“Tolerance.” The buzz word of 2015. The cry of the fast-paced generation of millennials (which is my generation). The driving force of old laws being eliminated, new laws being passed, labels being given new, un-offensive titles. And the reason it’s no longer socially advantageous to be a Christian in America – we aren’t known as the most “tolerant” religious group of the day. For Christians young and old, new and seasoned, peacemaking and confrontational, juggling textbooks or babies, the question arises, “How can I stand in God’s truth without turning people off to an absolute truth?”
I grew up in the public school system and did a terrible job of proclaiming the name of Jesus. Not because I partied, but because I clung so tightly to the legalistic approach to Christianity that I left no room for grace – and no room for God. I silently (okay, sometimes I was silent) judged those who did not live the prudent, “walk the straight and narrow” lifestyle that I did. In college, the Lord graciously and painfully broke my heart down to teach me that goodness does not come from myself, but that even my best was the equivalent of a used rag (Isaiah 64:6). I’m currently in graduate school at a Christian university in name only. I have friends of different faiths and backgrounds. Some grew up hearing the name Jesus, some Yahweh, some nothing at all. Most respect my faith, fewer want to truly participate.
So, how do I balance walking in light and verbally preaching truth? I confess – I am still figuring this out daily. I don’t want to say something unpopular, say something that will turn someone away from God because it seems so strict and intolerant, seem judgmental or unaccepting. In 2015, how can I lead people to see that God’s words are still true and relevant, and that He seeks not to condemn, but to save and love? (2 Peter 3:9; 1 John 4:9-10) How can I take a stance without building a wall?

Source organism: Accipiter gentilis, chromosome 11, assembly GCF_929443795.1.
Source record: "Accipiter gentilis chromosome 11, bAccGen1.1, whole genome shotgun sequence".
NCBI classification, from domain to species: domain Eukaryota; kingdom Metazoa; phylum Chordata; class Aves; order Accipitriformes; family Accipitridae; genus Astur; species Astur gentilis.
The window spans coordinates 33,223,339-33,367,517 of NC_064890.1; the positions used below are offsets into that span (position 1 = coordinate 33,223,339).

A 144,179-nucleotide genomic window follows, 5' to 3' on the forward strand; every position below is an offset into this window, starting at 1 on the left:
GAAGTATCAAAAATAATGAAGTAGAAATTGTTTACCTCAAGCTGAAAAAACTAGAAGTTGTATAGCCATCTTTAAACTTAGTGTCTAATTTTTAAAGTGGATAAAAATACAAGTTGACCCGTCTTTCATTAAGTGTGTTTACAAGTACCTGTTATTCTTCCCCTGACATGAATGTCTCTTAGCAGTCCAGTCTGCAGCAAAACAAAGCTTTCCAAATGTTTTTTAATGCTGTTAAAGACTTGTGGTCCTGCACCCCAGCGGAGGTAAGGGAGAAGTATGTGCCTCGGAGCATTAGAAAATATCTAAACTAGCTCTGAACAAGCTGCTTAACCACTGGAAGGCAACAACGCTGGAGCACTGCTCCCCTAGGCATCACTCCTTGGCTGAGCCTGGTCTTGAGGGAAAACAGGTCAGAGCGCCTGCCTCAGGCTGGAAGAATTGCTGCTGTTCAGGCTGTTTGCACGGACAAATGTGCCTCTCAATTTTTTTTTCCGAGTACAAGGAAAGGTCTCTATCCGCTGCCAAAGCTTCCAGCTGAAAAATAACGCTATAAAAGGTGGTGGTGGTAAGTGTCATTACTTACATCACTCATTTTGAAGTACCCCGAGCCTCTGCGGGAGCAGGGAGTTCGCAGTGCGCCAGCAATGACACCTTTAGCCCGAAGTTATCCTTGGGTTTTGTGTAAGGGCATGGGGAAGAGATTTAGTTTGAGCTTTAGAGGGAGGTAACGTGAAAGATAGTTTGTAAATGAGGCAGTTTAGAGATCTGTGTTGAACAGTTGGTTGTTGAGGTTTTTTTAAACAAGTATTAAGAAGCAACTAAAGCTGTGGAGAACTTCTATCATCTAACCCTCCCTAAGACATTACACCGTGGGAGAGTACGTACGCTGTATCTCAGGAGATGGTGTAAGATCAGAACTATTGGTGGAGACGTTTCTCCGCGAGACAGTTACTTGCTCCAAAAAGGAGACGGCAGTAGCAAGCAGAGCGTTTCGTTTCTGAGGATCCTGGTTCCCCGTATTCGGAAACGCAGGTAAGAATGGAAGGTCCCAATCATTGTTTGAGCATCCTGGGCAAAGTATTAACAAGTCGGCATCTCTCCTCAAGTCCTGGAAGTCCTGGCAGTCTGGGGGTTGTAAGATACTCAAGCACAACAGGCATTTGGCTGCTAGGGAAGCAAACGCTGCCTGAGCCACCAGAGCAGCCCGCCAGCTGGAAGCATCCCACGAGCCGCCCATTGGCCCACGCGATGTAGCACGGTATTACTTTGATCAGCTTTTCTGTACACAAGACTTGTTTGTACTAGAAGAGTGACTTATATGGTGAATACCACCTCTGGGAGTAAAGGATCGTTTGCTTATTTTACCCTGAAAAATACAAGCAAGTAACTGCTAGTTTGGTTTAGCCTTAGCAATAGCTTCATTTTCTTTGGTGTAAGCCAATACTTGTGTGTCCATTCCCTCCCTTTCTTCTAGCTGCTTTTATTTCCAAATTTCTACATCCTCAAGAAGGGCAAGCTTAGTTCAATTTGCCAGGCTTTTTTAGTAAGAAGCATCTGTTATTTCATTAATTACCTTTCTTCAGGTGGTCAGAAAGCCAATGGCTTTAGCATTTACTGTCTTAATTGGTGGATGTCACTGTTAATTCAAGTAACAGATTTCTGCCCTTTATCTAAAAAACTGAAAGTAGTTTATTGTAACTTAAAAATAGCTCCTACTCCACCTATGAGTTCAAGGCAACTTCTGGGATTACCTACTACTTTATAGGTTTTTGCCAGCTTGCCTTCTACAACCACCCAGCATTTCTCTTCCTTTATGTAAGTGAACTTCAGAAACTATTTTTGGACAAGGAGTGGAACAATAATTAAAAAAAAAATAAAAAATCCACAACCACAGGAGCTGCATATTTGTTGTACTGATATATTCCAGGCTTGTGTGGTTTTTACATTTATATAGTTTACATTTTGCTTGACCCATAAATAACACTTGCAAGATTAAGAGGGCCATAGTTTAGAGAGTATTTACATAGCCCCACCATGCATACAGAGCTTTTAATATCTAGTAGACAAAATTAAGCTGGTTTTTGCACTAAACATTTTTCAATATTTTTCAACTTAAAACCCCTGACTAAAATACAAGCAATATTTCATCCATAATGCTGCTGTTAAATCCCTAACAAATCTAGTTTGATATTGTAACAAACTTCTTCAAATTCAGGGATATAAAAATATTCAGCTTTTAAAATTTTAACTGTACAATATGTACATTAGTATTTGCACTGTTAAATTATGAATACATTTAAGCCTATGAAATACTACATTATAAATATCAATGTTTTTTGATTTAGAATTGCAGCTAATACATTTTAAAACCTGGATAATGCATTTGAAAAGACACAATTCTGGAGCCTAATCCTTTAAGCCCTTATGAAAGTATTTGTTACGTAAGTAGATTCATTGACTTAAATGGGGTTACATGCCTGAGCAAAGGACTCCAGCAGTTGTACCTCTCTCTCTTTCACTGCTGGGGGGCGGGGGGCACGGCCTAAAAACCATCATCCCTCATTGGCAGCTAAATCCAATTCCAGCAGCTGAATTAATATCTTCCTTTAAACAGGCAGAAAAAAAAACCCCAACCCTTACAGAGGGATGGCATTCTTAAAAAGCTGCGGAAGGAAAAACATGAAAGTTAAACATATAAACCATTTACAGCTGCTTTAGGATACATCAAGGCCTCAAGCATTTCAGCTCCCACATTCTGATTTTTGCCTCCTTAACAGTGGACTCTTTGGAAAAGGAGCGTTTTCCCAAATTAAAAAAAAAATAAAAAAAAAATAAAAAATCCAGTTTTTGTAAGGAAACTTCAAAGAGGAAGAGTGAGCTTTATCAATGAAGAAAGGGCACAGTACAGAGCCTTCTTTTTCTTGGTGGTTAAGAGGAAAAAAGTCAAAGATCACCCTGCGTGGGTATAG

We can only look to Jesus. We can always only look to Jesus. He called the religious leaders vipers, broods of snakes, whitewashed tombs. He claimed to be the fulfillment of a 500-year old prophecy and almost got thrown off a cliff for it (Luke 4). He claimed to be the Son of God (Luke 22:70). He told the group of people who had been told they were special and God’s favorites for hundreds of years that salvation was to be extended to people not like them. People very unlike them. People of different color, background, beliefs. Sinners.
But there’s more to Jesus:
He preached without pushing the crowds into becoming believers.
He fed without forcing people to become followers.
He cured without condition.
He spoke the truth, but in love.
And he did everything in love, love so deep, vast, and eternal that he took all our sin upon his divine shoulders.
Jesus was unapologetically Jesus – He was Christ, Messiah, the Anointed One, God’s Son, the Savior, the Way, the Truth, and the Life (John 14:6). He still is. He always will be. And another thing, a persnickety characteristic we often forget and want to bury in our age of tolerance – Jesus was offensively loving, and lovingly offensive.
How do we handle speaking truth and showing love? We are lovingly, firmly, compassionately, unapologetically Christian.